If there was a ever a "save it for the group chat" moment, this is it: On Friday, Pottermore decided to bestow upon its Twitter followers a fun fact about the historical bathroom practices of wizards. It got weird, fast.
"Hogwarts didn't always have bathrooms," the tweet read. "Before adopting Muggle plumbing methods in the eighteenth century, witches and wizards simply relieved themselves wherever they stood, and vanished the evidence."
I am troubled, and I have questions. First and most importantly: Why did Pottermore tweet this? Second: As Jenny Han pointed out, did wizards not wipe after relieving themselves? Third: The law of conversation of mass — or at least, my feeble understanding of it — maintains that mass is neither created nor destroyed during chemical reactions, so what happened to the poop?
If you're a Harry Potter fan, chances are you have at least poked around on Pottermore, a site fully dedicated to the Harry Potter fandom with interactive games, a "Sorting Hat," and a quiz that pairs you with your Patronus. In the years since the books and movies ended, Rowling and Pottermore have kept the spirit of Harry Potter alive through the Fantastic Beasts movie series, the play Harry Potter and the Cursed Child, and a number of novelty books. Not to mention a whole lot of Harry Potter merchandise.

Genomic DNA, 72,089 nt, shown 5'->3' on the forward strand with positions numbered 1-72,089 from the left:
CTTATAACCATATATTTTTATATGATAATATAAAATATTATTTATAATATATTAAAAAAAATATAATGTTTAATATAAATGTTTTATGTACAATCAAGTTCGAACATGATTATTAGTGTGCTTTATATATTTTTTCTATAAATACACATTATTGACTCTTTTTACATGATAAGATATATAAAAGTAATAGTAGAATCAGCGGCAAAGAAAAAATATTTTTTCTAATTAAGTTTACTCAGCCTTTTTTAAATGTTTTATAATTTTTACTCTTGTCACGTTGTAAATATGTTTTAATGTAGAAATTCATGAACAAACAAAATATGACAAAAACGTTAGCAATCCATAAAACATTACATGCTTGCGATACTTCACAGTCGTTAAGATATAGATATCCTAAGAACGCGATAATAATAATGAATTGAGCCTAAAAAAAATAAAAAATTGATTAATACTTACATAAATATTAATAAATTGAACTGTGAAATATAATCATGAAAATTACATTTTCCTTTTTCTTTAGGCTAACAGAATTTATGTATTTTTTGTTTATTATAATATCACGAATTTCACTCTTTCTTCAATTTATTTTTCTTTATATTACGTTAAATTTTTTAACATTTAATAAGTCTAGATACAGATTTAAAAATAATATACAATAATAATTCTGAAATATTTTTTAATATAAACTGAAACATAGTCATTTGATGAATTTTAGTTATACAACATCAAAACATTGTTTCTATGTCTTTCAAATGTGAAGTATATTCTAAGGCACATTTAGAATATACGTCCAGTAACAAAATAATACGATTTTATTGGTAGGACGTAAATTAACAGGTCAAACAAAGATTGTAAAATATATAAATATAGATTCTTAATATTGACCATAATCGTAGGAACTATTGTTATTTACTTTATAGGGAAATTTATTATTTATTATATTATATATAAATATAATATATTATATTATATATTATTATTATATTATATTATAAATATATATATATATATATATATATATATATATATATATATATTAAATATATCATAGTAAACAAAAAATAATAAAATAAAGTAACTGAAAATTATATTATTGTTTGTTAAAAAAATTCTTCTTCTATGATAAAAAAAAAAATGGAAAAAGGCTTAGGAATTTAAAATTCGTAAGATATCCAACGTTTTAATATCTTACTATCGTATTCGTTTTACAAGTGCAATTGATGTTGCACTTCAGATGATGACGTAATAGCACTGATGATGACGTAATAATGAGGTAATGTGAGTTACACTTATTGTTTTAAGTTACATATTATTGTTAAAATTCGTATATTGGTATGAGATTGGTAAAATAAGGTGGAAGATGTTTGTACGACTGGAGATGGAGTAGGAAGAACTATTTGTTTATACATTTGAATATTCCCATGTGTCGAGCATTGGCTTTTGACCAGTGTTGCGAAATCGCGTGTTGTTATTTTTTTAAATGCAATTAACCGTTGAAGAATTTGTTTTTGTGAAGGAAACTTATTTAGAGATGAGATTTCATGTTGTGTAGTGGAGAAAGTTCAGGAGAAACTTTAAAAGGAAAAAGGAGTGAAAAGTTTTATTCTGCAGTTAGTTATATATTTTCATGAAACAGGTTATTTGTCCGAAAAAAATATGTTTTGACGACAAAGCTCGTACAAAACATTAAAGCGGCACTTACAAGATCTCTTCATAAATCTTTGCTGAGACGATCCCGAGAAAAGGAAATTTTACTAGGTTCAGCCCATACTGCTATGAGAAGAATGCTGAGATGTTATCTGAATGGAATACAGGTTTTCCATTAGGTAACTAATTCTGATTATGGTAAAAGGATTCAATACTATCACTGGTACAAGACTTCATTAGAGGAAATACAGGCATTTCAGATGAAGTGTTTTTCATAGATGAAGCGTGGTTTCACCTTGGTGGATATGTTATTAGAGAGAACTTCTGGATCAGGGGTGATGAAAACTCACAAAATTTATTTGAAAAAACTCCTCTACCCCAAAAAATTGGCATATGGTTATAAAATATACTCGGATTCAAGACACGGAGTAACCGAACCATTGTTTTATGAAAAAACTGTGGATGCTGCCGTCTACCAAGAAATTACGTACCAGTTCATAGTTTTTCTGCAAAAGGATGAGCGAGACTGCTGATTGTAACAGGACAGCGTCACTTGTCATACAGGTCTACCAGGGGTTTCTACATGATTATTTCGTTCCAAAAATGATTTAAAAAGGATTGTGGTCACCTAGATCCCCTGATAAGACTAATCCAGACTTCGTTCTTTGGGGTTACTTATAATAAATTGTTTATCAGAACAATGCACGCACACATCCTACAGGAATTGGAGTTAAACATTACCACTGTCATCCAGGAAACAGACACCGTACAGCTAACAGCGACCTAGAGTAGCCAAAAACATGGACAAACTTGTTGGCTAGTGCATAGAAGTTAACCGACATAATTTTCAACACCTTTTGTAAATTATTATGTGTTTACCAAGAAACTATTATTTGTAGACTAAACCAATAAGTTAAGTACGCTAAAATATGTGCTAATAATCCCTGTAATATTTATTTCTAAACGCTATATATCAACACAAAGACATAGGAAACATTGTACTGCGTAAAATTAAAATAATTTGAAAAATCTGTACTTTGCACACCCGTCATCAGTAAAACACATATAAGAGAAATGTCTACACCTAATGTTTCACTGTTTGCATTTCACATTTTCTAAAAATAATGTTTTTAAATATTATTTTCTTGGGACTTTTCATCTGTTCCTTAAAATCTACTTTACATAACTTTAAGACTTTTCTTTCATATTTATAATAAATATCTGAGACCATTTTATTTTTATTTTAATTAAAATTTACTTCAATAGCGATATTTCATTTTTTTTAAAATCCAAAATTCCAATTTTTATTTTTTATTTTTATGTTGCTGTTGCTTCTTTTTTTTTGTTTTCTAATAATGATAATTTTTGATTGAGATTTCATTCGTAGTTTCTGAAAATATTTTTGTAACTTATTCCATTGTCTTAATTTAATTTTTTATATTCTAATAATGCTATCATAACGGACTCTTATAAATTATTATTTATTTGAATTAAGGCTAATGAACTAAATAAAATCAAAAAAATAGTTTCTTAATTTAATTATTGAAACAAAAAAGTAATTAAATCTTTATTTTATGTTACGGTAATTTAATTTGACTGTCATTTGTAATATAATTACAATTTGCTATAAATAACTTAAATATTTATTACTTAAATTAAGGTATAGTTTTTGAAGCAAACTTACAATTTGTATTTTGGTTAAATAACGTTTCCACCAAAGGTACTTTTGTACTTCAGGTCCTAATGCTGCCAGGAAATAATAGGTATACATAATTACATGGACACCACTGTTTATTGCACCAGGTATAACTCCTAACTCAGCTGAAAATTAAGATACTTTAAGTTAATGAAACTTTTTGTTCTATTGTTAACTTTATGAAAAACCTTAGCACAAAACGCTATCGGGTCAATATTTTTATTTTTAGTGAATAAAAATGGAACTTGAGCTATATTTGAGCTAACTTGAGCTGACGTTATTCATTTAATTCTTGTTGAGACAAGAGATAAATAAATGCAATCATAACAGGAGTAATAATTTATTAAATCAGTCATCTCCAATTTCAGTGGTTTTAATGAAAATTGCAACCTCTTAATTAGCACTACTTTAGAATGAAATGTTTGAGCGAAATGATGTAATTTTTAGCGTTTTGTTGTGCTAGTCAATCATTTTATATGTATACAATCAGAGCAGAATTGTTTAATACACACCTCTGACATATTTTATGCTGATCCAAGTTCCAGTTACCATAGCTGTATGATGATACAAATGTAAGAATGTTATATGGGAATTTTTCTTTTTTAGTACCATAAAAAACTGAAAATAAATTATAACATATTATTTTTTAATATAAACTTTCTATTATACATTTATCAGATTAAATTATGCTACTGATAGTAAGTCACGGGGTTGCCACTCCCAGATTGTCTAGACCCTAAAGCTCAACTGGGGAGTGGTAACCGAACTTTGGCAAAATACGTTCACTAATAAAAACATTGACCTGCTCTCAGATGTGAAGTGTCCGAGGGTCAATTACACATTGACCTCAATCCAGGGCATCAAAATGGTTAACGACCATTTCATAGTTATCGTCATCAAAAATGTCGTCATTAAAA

More than a few of the initiatives launched by Rowling and Pottermore in the years since 2011, when Harry Potter and the Deathly Hallows — Part 2, was released in theaters, have come under fire, namely the Ilvermorny School of Witchcraft and Wizardry, the North American version of Hogwarts which was widely criticized for its inaccurate portrayal of indigenous American cultures, and the Fantastic Beasts film franchise, which has been mired in controversy since the casting of Johnny Depp, who was accused of domestic violence by his ex-wife, Amber Heard. Sadly, that was just the first of many controversies for the movie series.
In Feburary 2018, Bustle writer Kerri Jarema spoke with Potterheads who are disappointed with the legacy of the franchise and unsure of how to move forward as fans. She wrote:
"But the question still remains: Is a string of poorly handled controversies enough to negatively shift the legacy of Harry Potter, and its author, forever? Of course, the impact that the series has had cannot be overstated, but Rowling herself has long been held up as an icon and an inspiration for her inventive writing, her many charitable contributions, and her own cinema-worthy rags-to-riches life story. But what is a legacy, how long does it take to build one up or tear it down, and who gets to decide any of the above? These are the questions that Potterheads are just now beginning to grapple with."
Is tweeting a weird plumbing fact on par with making creative decisions that undermine the humanity of many of J.K. Rowling's fans? Absolutely not. I get it. It's playful and genuinely funny. But so many of the things that have been meant as entertainment have actually been harmful, and I am using this weird tweet as my moment to talk about it. It may be time for Pottermore — and Rowling — to think more seriously about what Harry Potter looks like in the world moving forward. Hopefully that involves a lot more consideration, understanding, and empathy.
And definitely a lot more toilet paper.